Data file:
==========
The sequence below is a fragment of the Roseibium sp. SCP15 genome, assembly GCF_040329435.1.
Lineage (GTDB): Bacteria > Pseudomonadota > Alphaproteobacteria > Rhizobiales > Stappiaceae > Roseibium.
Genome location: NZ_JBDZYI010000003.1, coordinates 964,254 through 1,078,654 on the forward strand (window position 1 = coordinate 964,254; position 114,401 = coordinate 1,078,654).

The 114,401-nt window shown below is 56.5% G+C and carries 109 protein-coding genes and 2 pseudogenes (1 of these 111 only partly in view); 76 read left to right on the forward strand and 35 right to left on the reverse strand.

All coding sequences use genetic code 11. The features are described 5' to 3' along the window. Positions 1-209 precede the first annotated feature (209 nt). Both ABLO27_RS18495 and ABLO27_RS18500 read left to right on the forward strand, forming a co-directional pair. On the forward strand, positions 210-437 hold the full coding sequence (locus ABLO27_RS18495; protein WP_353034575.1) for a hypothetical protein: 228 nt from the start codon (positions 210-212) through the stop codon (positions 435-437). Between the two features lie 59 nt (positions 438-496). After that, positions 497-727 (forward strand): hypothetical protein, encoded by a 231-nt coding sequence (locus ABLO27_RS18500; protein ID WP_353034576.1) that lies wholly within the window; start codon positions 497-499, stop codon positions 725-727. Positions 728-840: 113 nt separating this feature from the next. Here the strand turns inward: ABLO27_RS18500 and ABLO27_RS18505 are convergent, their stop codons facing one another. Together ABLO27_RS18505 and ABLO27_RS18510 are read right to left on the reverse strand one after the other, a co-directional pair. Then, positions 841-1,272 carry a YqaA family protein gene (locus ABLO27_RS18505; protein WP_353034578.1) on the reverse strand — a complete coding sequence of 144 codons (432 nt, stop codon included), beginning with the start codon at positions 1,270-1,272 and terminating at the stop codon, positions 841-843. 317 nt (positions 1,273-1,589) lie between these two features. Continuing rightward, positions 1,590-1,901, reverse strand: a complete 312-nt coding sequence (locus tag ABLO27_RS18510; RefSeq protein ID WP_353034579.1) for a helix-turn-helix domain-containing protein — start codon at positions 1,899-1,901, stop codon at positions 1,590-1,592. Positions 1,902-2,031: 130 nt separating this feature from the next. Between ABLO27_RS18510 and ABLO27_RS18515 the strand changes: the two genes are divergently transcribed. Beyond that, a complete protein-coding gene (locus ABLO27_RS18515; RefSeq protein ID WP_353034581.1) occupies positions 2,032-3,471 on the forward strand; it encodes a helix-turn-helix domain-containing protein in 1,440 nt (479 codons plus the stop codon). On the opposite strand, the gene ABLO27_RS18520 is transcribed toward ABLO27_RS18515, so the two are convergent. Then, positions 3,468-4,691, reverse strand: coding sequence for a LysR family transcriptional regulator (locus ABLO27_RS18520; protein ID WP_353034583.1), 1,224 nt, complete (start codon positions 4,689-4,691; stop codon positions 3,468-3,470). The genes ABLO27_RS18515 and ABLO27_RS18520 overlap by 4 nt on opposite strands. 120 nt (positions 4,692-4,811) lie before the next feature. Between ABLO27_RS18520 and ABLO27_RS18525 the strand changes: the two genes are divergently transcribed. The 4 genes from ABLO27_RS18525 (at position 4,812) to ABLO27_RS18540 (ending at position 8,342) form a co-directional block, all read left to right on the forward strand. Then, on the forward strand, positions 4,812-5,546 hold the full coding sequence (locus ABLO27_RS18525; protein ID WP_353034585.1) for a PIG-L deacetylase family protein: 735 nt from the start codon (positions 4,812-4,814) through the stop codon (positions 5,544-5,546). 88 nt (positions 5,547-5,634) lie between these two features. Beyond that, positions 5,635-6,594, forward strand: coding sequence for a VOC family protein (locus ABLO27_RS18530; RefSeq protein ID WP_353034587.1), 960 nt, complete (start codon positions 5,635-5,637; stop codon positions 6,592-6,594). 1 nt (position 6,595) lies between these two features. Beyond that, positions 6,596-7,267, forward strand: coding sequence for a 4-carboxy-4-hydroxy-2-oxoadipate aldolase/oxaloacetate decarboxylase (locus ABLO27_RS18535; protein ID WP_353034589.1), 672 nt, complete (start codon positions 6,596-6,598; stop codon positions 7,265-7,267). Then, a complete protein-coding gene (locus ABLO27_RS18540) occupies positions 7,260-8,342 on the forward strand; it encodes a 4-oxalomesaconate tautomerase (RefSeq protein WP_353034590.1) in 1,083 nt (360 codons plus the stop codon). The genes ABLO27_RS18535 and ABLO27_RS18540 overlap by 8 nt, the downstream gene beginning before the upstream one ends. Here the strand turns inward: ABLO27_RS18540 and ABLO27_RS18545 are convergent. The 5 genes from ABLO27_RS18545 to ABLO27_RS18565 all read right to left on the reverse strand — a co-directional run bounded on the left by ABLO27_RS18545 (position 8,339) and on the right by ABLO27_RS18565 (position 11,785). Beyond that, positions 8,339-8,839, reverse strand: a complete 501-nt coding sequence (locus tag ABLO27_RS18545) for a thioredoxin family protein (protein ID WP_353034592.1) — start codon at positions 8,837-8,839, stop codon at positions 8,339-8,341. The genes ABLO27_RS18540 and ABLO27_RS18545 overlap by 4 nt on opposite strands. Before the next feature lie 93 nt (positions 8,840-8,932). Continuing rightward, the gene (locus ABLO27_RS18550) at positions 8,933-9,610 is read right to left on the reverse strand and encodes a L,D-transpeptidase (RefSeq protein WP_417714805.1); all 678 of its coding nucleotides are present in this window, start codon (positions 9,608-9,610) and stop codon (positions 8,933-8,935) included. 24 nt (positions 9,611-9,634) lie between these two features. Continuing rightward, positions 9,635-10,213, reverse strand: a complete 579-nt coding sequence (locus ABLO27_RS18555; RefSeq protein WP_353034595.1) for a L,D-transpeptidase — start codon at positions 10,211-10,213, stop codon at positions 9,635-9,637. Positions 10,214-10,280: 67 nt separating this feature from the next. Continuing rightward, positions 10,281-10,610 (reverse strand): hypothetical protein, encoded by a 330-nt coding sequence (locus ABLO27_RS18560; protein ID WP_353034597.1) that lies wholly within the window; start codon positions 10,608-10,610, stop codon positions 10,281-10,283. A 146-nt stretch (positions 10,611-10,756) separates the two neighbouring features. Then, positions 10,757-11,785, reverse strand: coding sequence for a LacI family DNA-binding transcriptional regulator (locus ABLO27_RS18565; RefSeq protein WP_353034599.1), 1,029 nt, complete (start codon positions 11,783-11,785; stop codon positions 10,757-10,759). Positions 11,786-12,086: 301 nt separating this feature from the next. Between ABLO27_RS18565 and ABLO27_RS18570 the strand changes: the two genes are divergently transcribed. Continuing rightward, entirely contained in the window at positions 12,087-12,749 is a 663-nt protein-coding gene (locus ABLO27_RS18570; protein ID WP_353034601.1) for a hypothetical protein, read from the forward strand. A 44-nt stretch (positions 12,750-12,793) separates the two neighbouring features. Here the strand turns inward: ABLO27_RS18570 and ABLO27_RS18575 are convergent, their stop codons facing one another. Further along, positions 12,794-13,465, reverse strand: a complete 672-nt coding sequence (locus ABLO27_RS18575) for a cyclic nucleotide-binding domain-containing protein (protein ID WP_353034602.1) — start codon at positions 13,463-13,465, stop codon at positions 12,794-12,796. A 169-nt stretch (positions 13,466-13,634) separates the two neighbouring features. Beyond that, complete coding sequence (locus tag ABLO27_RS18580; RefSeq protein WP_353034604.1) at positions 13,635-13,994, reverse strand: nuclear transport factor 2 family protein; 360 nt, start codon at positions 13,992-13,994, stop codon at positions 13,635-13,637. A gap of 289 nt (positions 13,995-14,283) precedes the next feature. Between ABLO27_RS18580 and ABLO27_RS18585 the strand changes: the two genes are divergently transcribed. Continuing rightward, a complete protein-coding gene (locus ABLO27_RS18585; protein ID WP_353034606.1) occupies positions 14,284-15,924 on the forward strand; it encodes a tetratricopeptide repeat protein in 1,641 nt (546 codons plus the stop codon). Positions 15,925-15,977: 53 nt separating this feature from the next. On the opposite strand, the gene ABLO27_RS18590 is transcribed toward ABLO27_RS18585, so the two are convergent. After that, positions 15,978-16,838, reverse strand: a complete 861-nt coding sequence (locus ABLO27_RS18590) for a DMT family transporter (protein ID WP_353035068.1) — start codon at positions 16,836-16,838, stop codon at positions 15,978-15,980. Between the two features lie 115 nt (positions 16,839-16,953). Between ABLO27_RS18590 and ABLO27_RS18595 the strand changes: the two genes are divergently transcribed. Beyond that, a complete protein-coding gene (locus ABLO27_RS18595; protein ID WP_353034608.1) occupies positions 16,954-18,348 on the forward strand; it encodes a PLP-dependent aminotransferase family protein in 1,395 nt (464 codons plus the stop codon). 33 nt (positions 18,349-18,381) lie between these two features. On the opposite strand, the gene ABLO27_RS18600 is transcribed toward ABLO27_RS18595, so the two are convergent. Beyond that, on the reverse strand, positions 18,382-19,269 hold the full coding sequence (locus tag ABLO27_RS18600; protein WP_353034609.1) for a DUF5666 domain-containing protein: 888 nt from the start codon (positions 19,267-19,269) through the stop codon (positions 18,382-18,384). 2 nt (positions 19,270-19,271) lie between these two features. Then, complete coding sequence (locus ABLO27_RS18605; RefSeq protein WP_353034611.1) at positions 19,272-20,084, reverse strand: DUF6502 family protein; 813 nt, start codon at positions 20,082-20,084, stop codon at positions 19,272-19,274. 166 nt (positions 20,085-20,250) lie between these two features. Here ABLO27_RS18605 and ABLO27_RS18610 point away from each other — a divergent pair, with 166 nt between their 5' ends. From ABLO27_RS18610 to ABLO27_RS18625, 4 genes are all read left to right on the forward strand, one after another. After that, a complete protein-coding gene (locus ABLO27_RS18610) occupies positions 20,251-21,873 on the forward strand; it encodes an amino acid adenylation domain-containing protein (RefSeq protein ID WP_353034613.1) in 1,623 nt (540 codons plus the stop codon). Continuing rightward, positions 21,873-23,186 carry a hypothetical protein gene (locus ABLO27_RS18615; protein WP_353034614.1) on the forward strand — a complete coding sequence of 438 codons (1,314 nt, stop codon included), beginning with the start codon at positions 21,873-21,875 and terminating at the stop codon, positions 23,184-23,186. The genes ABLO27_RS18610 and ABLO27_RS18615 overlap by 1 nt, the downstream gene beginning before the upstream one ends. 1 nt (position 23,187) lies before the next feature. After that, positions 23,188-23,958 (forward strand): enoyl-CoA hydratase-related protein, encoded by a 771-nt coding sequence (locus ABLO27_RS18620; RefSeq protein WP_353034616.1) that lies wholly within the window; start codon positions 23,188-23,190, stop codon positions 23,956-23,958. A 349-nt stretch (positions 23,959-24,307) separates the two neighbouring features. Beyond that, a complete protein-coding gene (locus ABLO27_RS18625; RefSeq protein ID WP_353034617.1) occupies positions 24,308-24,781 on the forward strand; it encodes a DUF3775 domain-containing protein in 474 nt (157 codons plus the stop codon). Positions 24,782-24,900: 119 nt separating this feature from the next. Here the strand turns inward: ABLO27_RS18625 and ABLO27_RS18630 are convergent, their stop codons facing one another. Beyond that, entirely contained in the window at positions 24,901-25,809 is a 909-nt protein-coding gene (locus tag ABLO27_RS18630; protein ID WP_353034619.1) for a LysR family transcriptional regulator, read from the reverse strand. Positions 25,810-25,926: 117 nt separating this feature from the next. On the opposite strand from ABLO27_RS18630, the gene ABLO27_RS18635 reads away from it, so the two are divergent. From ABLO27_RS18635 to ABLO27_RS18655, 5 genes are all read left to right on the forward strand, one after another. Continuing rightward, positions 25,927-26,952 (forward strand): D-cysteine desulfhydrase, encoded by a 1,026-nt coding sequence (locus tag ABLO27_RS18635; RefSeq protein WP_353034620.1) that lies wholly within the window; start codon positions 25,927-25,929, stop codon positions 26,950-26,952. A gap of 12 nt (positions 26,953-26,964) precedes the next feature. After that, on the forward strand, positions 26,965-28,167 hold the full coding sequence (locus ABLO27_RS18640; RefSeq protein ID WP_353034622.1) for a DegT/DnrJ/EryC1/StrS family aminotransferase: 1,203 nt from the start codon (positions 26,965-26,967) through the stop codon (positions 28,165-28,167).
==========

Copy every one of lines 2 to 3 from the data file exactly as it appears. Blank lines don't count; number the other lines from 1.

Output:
Lineage (GTDB): Bacteria > Pseudomonadota > Alphaproteobacteria > Rhizobiales > Stappiaceae > Roseibium.
Genome location: NZ_JBDZYI010000003.1, coordinates 964,254 through 1,078,654 on the forward strand (window position 1 = coordinate 964,254; position 114,401 = coordinate 1,078,654).